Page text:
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4/11/2010 05:32:02 am

Lee's greatest victories were the Seven Days Battles, the Second Battle of Bull Run, the Battle of Fredericksburg, the Battle of Chancellorsville, and the Battle of Cold Harbor but both of his campaigns to invade the North ended in failure.
The Seven Days began on June 25, 1862, with a Union attack in the minor Battle of Oak Grove, but McClellan quickly lost the initiative as Lee began a series of attacks at Beaver Dam Creek (Mechanicsville) on June 26, Gaines' Mill on June 27, the minor actions at Garnett's and Golding's Farm on June 27 and June 28, and the attack on the Union rear guard at Savage's Station on June 29. McClellan's Army of the Potomac continued its retreat toward the safety of Harrison's Landing on the James River. Lee's final opportunity to intercept the Union Army was at the Battle of Glendale on June 30, but poorly executed orders allowed his enemy to escape to a strong defensive position on Malvern Hill. At the Battle of Malvern Hill on July 1, Lee launched futile frontal assaults and suffered heavy casualties in the face of strong infantry and artillery defenses.
The Seven Days ended with McClellan's army in relative safety next to the James River, having suffered almost 16,000 casualties during the retreat. Lee's army, which had been on the offensive during the Seven Days, lost over 20,000.

4/11/2010 05:36:01 am

The Second Battle of Bull Run:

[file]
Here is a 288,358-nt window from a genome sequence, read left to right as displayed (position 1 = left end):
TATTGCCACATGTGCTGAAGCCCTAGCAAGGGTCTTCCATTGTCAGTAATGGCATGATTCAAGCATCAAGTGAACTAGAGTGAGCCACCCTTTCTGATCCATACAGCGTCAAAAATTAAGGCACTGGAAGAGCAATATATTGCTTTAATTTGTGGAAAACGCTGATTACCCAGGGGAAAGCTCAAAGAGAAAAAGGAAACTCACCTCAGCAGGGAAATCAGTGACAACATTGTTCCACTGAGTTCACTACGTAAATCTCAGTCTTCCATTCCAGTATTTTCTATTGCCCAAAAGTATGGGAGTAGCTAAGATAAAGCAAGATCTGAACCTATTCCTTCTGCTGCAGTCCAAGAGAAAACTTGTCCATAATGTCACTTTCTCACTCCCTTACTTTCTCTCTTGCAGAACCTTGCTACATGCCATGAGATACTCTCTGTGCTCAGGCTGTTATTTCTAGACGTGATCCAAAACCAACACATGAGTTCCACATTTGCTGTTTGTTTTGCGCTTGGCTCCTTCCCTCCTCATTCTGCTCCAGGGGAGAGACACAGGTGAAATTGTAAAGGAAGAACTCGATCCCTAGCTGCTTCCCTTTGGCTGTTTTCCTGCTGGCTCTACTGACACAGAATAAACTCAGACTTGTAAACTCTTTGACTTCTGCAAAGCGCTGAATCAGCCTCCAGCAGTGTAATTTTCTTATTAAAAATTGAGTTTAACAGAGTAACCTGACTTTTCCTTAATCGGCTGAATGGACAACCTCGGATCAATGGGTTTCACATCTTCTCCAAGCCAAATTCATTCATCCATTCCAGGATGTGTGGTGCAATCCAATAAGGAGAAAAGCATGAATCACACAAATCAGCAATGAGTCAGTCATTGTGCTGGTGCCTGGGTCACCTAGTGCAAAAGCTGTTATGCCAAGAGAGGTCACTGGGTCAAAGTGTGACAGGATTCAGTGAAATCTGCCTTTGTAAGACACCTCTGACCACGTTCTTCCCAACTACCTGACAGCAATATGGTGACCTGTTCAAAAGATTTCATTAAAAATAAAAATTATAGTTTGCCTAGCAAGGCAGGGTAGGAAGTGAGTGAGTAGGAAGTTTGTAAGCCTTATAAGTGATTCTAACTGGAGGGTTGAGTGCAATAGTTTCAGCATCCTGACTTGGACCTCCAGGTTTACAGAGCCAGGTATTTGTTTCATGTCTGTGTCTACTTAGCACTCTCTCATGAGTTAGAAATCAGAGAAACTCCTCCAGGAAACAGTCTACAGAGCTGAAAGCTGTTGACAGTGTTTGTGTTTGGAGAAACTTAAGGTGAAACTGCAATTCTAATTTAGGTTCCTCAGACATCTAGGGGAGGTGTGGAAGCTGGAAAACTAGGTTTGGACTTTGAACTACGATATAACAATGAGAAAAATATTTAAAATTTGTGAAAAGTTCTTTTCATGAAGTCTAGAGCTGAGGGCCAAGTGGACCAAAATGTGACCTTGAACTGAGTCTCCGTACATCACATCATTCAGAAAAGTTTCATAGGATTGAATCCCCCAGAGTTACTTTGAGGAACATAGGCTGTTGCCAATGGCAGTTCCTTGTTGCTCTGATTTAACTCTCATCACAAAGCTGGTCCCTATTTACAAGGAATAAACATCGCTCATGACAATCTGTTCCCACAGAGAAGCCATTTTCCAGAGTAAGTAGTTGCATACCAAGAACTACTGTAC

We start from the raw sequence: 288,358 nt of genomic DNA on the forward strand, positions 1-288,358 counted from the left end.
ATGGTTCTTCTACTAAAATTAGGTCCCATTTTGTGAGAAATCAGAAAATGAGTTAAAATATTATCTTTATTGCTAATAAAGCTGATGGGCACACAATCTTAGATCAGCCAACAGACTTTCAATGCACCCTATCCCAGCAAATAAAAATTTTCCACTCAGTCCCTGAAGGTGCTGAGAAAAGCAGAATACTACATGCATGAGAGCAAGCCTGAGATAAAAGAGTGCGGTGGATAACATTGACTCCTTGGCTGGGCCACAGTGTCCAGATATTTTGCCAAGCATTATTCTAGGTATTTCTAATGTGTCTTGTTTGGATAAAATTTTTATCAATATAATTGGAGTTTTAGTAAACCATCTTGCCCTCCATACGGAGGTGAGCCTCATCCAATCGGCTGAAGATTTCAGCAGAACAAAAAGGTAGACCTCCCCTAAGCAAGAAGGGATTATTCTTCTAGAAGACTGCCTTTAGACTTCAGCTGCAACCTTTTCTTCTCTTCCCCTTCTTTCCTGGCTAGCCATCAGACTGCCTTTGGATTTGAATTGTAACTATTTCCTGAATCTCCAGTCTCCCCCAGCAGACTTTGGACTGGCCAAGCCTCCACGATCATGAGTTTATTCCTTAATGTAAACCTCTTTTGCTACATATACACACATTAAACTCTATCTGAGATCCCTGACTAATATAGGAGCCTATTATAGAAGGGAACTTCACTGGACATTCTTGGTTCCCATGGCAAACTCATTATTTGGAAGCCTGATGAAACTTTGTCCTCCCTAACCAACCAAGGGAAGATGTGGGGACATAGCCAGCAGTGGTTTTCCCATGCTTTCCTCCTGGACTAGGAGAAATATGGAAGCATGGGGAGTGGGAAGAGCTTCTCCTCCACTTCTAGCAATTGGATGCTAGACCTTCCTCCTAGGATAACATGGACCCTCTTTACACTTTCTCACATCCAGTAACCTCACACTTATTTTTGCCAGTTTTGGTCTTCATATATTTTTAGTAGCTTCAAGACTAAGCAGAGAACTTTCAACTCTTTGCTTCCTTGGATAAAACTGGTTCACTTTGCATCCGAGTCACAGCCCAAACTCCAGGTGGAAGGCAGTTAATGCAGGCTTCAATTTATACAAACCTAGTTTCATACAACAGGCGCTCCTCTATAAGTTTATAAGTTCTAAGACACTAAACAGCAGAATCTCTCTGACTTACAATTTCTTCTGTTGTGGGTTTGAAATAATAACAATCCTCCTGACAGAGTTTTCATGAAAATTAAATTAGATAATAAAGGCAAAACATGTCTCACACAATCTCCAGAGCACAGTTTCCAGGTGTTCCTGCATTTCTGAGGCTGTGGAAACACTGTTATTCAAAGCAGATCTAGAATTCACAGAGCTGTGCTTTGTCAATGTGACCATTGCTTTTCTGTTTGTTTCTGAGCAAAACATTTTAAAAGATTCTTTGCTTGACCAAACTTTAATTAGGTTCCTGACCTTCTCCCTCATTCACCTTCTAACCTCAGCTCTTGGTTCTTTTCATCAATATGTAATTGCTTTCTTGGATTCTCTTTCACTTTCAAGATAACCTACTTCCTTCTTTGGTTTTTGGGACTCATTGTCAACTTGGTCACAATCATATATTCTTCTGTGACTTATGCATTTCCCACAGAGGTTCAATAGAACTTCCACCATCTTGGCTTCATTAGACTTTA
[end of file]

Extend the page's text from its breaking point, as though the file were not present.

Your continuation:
The second battle of Bull Run (or Manassas) was fought on Aug. 29-30, 1862. the fighting on the first day being sometimes called the battle of GROVETON. On the morning after the battle at Groveton, Pope's army was greatly reduced. It had failed to prevent the unity of Lee's army, and prudence dictated its immediate flight across Bull Run, and even to the defenses of Washington. But Pope determined to resume the battle the next morning. He had received no reinforcements or supplies since the 26th, and had no positive assurance that any would be sent. He confidently expected rations and forage from McClellan at Alexandria (a short distance away), who was to supply them; and it was not until the morning of the 30th ( August, 1862) , when it was too late to retreat and perilous to stand still, that he received information that rations and forage would be sent as soon as he (Pope) should send a cavalry escort for the train— a thing impossible. He had no alternative but to fight. Both commanders had made dispositions for attack in the morning. Lee's movements gave Pope the impression that the Confederates were retreating, and he ordered McDowell to pursue with a large force, Porter's forces to advance and attack then, and Heintzelman and Reno, supported by Ricketts's division, were ordered to assail and turn the Confederate left. This movement, when attempted, revealed a state of affairs fearful to the National army. The latter, as their advance moved forward, were opened upon by a fierce fire of cannon, shot, shell, and bullets, and at the same moment a large number of Lee's troops were making a flank movement that might imperil the whole of Pope's army. A very severe battle soon occurred. Porter's corps, which had recoiled at the unexpected blow, was rallied, and performed specially good service; and Jackson's advanced line was steadily pushed back until five o'clock in the afternoon, when Longstreet turned the tide of battle by pouring a destructive artillery fire upon the Nationals. Line after line was swept away, and very soon the whole left was put to flight. Jackson advanced, and Longstreet pushed his heavy columns against Pope's centre, while the Confederate artillery was doing fearful execution. The left of the Nationals, though pushed back, was unbroken, and held the Warrenton pike, by which alone Pope's army might safely retreat. Pope had now no alternative but to fall back towards the defenses at Washington. At eight o'clock in the evening he gave orders to that effect. This movement was made during the night, across Bull Run, to the heights of Centreville, the brigades of Meade and Seymour covering the retreat. The night was very dark, and Lee did not pursue; and in the morning (Aug. 31) Bull Run again divided the two great armies. So ended the second battle of Bull Run.